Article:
Throughout Bret Easton Ellis’ 1991 American Psycho, his narrator, Patrick Bateman, idolises Donald Trump. He is forever trying to catch a glimpse of him in restaurants or driving by in his limousine. In one of the novel’s final passages, Bateman looks up at Trump Tower as he spirals further into sociopathy.
Ellis suggests that Trump was an “aspirational figure” for the young Wall Street crowd, and that his 1987 book, The Art of the Deal inspired them. In it, the billionaire praises his own “forceful character” and emphasises the “kicks” he got from making deals, while minimising any moral scruples that might influence decision-making.
In a crucial scene, Bateman gives a copy of The Art of the Deal to a detective investigating the disappearance of his friend Price. Price himself encapsulates this overtly self-interested worldview when he exclaims that “society cannot afford to lose me. I’m an asset”.
Trump was an “aspirational figure” for the young Wall Street crowd
Yet, paradoxically, the people who have propelled Donald Trump to the Oval Office are not New York’s elite. According to The New York Times exit poll for the 2016 election, 59% of those living in large cities voted for Clinton, while Trump made his most significant demographic gains among low-educated and low-income voters.
Reflecting on this, Ellis said that “Trump today isn’t the Trump of 1987″; back then “he seemed much more elitist”. But Trump hasn’t changed that much, if at all.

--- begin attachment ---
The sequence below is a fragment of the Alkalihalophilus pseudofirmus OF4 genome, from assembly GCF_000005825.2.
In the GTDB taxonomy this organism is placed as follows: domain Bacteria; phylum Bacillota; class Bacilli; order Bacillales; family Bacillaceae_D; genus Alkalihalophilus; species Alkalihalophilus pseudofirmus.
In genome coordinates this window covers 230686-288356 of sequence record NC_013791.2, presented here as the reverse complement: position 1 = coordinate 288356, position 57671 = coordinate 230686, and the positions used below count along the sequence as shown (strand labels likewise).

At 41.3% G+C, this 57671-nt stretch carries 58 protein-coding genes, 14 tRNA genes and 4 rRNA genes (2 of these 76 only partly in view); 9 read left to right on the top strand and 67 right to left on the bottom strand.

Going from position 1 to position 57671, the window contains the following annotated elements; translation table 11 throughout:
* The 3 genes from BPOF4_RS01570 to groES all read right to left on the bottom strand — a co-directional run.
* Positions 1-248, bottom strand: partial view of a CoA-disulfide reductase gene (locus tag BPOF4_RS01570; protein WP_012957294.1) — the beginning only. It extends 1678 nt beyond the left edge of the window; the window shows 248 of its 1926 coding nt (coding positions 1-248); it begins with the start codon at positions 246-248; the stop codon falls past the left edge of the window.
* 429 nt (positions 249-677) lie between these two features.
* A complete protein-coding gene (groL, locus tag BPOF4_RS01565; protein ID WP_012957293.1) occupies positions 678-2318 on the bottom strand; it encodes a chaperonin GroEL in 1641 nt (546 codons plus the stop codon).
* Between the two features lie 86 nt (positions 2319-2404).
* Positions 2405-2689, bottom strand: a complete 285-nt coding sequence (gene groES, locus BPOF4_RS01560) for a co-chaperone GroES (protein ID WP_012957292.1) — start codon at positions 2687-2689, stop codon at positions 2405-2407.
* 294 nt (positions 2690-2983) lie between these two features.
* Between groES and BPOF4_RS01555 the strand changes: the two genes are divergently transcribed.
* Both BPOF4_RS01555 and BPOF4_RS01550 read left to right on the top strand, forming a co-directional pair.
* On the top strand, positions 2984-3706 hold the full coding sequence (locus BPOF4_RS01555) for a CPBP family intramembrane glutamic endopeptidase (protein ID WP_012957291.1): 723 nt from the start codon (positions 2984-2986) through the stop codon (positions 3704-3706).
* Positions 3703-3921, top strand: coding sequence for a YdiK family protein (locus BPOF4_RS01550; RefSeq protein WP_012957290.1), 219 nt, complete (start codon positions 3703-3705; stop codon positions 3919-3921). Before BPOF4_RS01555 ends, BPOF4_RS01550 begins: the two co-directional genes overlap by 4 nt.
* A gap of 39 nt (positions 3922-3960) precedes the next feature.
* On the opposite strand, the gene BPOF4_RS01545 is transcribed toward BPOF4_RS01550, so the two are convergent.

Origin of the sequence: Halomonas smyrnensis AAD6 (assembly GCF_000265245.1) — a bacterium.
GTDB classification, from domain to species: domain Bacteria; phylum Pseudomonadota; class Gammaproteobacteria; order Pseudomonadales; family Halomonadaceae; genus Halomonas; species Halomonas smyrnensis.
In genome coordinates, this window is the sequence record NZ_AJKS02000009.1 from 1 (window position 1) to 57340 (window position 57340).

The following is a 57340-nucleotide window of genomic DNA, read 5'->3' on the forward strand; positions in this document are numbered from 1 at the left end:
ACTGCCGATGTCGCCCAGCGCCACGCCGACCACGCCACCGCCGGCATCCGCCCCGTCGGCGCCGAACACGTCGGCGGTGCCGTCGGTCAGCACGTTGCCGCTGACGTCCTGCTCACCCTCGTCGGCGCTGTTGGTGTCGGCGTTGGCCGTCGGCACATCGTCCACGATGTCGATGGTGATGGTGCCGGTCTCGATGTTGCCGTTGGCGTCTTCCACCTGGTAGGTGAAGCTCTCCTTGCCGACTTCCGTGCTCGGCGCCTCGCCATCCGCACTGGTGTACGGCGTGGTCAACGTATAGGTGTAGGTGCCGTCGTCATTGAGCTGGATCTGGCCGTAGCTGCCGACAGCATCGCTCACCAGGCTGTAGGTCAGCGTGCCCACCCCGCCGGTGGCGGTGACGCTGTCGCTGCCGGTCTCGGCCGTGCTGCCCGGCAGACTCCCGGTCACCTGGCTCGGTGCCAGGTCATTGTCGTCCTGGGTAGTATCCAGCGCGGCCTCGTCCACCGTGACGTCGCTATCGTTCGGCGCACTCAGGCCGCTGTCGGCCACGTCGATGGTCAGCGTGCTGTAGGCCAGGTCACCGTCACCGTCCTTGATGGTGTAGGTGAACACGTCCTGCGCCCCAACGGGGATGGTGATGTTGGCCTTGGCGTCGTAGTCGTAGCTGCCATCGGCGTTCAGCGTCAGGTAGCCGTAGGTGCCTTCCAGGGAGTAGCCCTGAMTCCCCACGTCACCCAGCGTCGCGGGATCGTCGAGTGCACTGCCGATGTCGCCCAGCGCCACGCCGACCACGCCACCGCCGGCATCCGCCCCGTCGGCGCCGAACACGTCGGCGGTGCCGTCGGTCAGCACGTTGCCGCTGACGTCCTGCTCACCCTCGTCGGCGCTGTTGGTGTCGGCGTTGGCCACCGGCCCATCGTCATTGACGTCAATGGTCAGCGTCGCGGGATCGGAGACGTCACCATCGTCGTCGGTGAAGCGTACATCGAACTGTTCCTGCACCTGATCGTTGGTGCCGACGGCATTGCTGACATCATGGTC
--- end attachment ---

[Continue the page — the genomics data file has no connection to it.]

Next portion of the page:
American Psycho suggests that Trump garnered admiration because American culture is bent towards not only material gain, but the sacrifice of all other interests for this goal.
The people who have propelled Donald Trump to the Oval Office are not New York’s elite
By making himself a political figure, Trump has allowed many more Americans to externalise these feelings by combining them with resentment towards the political class.
The blue-collar voters of 2016 idolise Trump for the same reasons that Patrick Bateman did, but they cannot claim, as he does, to have been invited to the same parties as their hero. Their disaffection, however, parallels Bateman’s growing disenchantment with Wall Street life.
The voters’ disaffection parallels Bateman’s growing disenchantment with Wall Street life
American Psycho argues that Trump’s success is a way for Bateman, and now blue-collar voters, to vicariously live out their desire for success while feeling frustrated by their economic and social reality.
‘Trumpism’ is a quasi-religion. He combines long-held disenchantment with dogged and selfish aspiration to appeal to a much greater audience – the audience which won him the election.